The Bible and the Extended Family
Over the last few weeks, we have been talking about trends in American family life. Most of what we talked about focused on the nuclear family, but it got me thinking about extended families—and, more specifically, about their role in the Bible.
In the United States, our households tend to be organized around the nuclear family. The reasons for this are complex and interrelated. Perhaps the most straightforward of these reasons is economic. It would take a lot of resources to build a house that would accommodate multiple nuclear families, and renting adjoining apartments (as some immigrants do) does little to build equity for the family.
Another reason has to do with the social and geographic mobility that characterizes American society. For example, I live in Texas, but my family is rooted in Arkansas. I have extended family members who live in Kansas, Missouri, Texas, Ohio, and Washington, D. C. Some of my family are college educated professionals, while others belong to the working class. It would be difficult to find a location that could meet the needs of such a diverse collection of individuals.
Perhaps the most important factor is the role that personal preference plays in American ideology. Americans value their independence. They want to be able to do what they want when they want. Households organized around extended families don’t allow for that. Obligations extend far beyond a person’s spouse and children. Parents, aunts, uncles, and others have to be considered.
That is how society worked in the ancient world. People did not always live in the same house/tent as their grandparents, uncles, etc., but they tended to live in close proximity to members of their extended family. Obviously, this placed some restrictions on their freedom. Marriages were arranged in order to benefit the family, and children were expected to respect the will of their parents even when they became adults (cf. Exodus 20:12).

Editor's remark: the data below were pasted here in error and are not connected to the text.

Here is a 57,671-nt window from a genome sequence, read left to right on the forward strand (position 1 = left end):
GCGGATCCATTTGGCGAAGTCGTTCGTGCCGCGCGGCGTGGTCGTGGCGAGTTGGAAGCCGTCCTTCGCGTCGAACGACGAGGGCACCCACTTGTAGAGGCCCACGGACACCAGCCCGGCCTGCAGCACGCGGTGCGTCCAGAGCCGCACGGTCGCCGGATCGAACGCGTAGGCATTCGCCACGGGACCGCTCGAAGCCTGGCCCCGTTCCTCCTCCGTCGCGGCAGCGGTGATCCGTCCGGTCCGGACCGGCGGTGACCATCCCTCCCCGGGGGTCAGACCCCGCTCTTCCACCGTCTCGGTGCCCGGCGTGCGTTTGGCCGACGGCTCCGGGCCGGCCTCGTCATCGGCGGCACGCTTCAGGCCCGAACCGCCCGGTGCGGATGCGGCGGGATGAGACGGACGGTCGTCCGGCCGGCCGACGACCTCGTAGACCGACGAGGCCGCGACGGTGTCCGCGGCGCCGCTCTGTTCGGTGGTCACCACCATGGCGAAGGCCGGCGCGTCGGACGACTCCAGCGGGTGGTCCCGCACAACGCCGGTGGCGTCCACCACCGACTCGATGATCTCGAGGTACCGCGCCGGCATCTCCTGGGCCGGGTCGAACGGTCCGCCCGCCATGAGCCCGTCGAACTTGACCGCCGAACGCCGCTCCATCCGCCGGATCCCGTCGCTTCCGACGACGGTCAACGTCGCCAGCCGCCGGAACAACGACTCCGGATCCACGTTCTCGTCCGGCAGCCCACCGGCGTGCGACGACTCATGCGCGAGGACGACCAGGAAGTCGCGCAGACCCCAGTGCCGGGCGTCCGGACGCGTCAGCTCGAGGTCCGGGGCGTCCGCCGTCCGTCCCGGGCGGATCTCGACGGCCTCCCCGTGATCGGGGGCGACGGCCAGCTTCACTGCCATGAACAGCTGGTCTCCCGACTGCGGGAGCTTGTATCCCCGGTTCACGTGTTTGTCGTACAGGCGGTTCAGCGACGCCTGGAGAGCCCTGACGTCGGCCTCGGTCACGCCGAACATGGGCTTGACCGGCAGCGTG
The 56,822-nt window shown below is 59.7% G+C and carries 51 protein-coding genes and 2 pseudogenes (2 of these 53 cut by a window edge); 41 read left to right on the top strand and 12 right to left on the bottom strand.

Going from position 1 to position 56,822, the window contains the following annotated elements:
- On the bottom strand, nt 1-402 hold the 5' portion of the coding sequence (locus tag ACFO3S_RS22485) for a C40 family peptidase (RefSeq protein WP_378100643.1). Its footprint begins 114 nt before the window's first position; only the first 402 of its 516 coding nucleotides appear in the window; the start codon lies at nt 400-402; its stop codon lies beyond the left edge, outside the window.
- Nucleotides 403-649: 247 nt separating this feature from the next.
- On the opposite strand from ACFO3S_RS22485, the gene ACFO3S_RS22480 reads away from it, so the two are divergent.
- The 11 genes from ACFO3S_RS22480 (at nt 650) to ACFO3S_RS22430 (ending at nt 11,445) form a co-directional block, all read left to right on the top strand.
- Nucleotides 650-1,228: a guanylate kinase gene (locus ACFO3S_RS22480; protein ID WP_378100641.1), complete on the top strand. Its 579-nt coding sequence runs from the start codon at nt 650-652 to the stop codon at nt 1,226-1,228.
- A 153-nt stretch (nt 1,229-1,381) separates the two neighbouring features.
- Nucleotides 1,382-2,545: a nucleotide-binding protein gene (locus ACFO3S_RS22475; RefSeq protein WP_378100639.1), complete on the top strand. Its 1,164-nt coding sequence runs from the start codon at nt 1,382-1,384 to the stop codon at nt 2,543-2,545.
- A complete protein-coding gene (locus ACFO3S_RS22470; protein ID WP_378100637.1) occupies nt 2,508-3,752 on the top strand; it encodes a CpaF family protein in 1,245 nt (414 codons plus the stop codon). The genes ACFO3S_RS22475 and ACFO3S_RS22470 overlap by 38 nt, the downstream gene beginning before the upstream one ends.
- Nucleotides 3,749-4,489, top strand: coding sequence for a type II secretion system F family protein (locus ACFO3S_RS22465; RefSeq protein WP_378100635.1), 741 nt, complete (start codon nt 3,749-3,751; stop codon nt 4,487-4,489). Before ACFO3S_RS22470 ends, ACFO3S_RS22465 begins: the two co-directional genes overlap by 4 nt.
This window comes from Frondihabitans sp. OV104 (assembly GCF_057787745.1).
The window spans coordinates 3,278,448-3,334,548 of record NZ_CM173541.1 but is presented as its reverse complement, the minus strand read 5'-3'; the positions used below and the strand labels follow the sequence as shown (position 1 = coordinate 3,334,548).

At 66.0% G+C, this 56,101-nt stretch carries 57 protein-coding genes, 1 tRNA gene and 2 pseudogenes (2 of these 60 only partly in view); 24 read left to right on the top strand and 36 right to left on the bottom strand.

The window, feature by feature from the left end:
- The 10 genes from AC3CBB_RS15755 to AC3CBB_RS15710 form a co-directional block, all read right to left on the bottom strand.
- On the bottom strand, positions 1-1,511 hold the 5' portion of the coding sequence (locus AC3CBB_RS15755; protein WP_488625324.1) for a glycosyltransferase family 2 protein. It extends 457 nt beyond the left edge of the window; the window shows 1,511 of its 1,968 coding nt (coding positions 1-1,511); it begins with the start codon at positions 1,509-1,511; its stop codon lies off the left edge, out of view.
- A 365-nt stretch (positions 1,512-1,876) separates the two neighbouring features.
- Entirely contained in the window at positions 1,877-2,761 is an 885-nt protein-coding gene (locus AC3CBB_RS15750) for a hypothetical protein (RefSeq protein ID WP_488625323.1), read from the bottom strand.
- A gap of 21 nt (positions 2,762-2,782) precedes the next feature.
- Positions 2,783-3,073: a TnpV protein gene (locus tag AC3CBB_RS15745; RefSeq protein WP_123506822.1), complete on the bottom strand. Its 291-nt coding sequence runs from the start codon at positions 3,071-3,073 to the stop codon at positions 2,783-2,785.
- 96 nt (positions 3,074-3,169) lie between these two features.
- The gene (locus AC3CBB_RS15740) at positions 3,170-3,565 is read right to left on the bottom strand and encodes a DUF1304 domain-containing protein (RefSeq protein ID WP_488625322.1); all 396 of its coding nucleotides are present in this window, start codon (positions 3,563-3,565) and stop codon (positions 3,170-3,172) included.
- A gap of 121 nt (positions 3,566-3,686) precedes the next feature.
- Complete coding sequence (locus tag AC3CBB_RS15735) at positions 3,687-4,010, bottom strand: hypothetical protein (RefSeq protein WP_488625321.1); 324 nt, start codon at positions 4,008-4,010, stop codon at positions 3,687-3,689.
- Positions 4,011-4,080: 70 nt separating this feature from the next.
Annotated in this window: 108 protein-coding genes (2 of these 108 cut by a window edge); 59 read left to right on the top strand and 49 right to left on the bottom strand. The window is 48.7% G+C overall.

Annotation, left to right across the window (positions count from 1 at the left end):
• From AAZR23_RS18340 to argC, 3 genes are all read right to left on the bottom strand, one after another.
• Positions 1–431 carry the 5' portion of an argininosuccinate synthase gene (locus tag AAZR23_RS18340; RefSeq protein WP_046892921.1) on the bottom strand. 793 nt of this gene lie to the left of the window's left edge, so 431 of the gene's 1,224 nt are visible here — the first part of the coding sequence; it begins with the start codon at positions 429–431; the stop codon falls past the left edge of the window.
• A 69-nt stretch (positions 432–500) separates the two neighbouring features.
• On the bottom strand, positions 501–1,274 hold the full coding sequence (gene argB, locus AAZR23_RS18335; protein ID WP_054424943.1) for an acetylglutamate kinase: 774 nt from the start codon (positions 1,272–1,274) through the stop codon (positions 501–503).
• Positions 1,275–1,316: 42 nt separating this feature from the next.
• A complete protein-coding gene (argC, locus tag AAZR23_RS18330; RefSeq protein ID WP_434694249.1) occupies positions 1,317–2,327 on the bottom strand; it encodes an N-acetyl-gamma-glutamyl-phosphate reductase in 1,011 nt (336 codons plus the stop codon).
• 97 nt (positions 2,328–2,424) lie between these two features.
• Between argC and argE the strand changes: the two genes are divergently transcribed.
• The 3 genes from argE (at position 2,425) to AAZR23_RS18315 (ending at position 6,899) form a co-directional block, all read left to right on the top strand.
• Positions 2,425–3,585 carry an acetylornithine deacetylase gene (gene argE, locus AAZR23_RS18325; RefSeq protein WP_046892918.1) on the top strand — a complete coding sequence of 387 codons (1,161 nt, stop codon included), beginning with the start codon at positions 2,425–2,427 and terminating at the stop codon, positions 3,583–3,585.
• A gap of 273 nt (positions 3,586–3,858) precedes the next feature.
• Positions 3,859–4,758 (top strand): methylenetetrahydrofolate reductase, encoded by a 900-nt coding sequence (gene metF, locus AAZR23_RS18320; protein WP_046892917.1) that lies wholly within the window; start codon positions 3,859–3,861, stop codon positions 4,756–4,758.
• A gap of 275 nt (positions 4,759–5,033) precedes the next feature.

But this arrangement also gave people a strong sense of identity. Everyday, they encountered reminders of who they were and where they came from. More importantly, it gave people a natural, reliable (hopefully!) system of emotional and economic support. Yes, you might have to put up with your meddling mother-in-law, but you also had help when you split your foot open cutting down a tree.
The contrast between these two social arrangements is interesting. We need to keep these differences in mind as we read the Scriptures. Sure enough, the Bible never says “Honor your aunt and uncle” or “Love your cousin as yourself.” Nevertheless, we will miss important historical, narrative, and theological features of the Bible if we do not keep in mind the ways the people were embedded within their larger family units.
Learning from Cultural Difference
Moreover, I cannot help but think that we have lost something in the modern world’s move away from strong family bonds. I don’t want to canonize ancient culture; that would not be an appropriate way to use Scripture. Besides, there is no way that we could turn back the clock even if we wanted to (which I’m not sure I do). But I do wonder if people need broader networks of support—and accountability—than our current social arrangements can provide. I think that the fictive kinship language that is used all over the New Testament implies as much.
Of course, that is what makes church life difficult in the Western world. Those of us who lead sometimes don’t talk enough—or in clear enough terms—about the obligations that come with church membership. People come into our congregations expecting a certain level of autonomy, and they are surprised when those expectations are not met. And when churches have tried to clearly assert their right to have a say in the lives of individuals, they have not always done so in a healthy manner (here is an example of a church that recognized and corrected its error).
So here is today’s challenge. Without proof-texting, talk about how we can use the family structures and metaphors found in the Bible to help people build healthy networks of support and accountability.